Space Hulk Deathwing Enhanced Edition review: An infectious co-op experience
Tries to make a good Power Fist of things.
Some quick acoustical trivia before we begin, folks: in space, nobody can hear you scream “PRAISE THE EMPEROR!” You'll do it though (both in-game and at your TV) because sliding into the boots of an overzealous space marine is an infectious experience. I'm not kidding. This game and I had sort of a "Shining" thing going on. Any toilet breaks I had involved me putting down my controller and plodding away like I was still wearing Terminator armour.
Because that's very much the experience in this first-person shooter. Forget that twizzling about triple-jump bollocks in Destiny 2 and Call of Duty. You'll be thumping down corridors as a man mountain here, strapped in a suit with pauldrons the envy of any 1980s businesswoman and shoes from The Iron Giant spring collection (curiously you wear no helmet, which makes bugger all sense to me.)
You're a librarian which sounds... less impressive. But, without a doubt, you're the most bad-ass bookworm ever, being a space marine of the Deathwing, the feared 1st Company of the secretive Dark Angels. Essentially, you and your (two AI) battle brothers have been tasked with clearing a derelict ship full of Genestealers. For the uninitiated: they're your Home Brand take on H.R. Giger's xenomorphs – gravity-defying bastards that travel in packs and want to shred you open like the big tin can of beef you are.
Spooky atmosphere is certainly attempted by Space Hulk but the early tension dissipates quite quickly when you wrap your head around the limitations of the AI. Genestealers feel less like cunning opponents and more like trains of cannon fodder whose pathfinding can be easily predicted and exploited, even on the hardest difficulty of No Mercy. These issues crop up with your squad's ability to think critically for themselves, too. When Genestealers are “coming outta the goddamned walls” it's often best to use your basic command options to set your pals up as Team Human Shield, rather than trust them to keep speed-holes out of your pancreas. Alternatively, rope in some mates for a bit of four-person co-op.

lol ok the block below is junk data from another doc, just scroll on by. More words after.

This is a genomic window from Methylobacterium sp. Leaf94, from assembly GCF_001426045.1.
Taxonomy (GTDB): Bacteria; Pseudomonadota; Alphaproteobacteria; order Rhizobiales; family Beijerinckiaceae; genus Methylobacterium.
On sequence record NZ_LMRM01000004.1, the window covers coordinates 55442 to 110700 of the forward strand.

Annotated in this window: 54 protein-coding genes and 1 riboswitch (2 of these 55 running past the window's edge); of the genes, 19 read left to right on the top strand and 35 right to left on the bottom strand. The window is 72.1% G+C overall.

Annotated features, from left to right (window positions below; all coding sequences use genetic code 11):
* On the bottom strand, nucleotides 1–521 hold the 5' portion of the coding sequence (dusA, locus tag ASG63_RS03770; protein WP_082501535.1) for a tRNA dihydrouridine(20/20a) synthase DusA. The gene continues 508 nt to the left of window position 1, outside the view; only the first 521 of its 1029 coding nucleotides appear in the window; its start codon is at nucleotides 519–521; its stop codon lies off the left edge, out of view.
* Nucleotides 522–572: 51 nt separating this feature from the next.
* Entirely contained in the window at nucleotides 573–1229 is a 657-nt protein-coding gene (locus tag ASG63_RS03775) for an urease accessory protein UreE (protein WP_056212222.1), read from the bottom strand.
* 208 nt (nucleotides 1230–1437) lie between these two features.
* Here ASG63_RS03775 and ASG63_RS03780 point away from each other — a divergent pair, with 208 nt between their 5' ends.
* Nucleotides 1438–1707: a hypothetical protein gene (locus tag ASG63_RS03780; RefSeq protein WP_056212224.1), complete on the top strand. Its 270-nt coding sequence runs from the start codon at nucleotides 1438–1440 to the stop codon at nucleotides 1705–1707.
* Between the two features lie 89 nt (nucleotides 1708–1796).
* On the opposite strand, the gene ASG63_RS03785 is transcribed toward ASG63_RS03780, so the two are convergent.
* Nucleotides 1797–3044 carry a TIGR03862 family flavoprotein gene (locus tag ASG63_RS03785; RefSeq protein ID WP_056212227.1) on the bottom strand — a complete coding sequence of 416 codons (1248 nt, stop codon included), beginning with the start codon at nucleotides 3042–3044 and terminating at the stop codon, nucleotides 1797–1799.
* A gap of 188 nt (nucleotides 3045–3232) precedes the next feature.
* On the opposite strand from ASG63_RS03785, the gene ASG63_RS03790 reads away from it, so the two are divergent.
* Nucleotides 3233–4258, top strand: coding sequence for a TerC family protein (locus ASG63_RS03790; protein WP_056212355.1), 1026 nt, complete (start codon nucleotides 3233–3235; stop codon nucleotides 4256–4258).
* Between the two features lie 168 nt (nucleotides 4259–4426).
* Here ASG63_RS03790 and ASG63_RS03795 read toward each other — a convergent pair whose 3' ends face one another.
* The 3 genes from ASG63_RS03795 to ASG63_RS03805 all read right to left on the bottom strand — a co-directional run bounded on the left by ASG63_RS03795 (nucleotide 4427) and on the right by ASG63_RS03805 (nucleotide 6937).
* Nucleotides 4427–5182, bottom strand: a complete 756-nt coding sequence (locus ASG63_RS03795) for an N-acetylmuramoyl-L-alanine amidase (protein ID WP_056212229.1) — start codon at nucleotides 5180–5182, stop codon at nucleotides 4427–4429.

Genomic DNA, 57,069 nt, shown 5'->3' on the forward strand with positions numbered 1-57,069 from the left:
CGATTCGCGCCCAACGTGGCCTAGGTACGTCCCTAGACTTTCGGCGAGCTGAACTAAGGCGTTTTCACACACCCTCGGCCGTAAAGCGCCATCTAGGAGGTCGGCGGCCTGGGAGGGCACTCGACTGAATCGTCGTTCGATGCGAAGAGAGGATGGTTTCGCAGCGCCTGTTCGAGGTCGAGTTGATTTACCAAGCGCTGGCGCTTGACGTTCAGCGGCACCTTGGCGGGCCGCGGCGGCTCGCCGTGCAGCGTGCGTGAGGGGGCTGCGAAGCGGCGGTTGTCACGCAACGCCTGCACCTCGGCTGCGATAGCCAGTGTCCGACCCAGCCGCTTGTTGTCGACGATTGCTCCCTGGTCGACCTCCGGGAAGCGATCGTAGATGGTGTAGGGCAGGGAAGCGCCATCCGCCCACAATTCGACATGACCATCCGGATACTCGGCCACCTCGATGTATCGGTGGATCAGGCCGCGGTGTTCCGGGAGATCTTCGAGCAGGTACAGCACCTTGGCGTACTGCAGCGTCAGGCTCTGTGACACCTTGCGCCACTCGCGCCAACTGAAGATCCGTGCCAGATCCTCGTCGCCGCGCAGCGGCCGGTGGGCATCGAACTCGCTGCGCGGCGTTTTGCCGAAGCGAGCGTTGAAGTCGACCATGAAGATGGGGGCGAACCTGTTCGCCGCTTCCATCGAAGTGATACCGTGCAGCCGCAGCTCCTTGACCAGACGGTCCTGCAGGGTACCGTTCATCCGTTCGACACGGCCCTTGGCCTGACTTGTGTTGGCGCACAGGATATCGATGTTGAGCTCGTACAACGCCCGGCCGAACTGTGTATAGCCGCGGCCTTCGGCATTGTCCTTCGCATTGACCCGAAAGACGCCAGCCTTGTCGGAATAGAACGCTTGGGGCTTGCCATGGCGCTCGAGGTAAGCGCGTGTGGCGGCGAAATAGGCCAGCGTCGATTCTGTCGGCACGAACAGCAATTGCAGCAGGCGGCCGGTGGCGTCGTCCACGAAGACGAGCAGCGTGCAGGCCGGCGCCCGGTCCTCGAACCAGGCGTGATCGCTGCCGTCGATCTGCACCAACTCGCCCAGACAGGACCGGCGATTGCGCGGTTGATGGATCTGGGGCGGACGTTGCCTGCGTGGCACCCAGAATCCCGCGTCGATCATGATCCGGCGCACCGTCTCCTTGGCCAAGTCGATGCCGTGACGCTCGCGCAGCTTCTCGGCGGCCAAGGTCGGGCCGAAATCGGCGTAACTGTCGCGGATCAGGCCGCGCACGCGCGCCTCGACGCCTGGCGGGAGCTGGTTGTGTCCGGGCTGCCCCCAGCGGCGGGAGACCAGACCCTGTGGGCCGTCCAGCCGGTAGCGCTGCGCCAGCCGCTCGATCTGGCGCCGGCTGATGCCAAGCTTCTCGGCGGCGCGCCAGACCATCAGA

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You'll rely on the AI less and less as you grow more powerful, gaining passive skills and cooldown abilities, and expanding your arsenal of 12 guns and melee weapons for your offhand (on L2). The Warhammer 40,000 fans among you will no doubt drool as you unlock Stormbolters, Plasma Cannons, Heavy Flamers, and who doesn't like giving noggins a-floggin with a Mace of Absolution? If you're backed into a corner, or you just like to open doors with brute force, Power Axes and Power Swords are also available.
So, how “enhanced” is this edition? Most of the developers' efforts have gone into expanding the depth of the Left 4 Dead style multiplayer mode, to be honest. It now boasts class customisation and a progression system that will earn you new armour, boomsticks, perks and a heap of cosmetic tweakings. You can also tool around with an all-new class of space marine (a melee-focused medic) plus there are a few extra enemy types that hit harder but suffer from the same artificial stupidity.
Last but not least, there's now a Special Mission generator that randomises everything in a level to make this more or less endlessly replayable. And Streum is to be commended for tightening up the performance while murdering more bugs than the on-screen space marines themselves.
Unfortunately, despite all of those things bolted on, Space Hulk: Deathwing Enhanced Edition just cannot break free of the shortcomings of its inaugural release. Ropey AI, often anaemic gunplay and behind-the-curve visuals all conspire to chip away at what sounds to be a great experience on paper (read: tabletop). The new accoutrements desperately try to gene-steal DNA from better online co-op games but the end result isn't worth re-enlisting for.
We reviewed Space Hulk: Deathwing Enhanced Edition on PlayStation 4 with a copy provided by the publisher.
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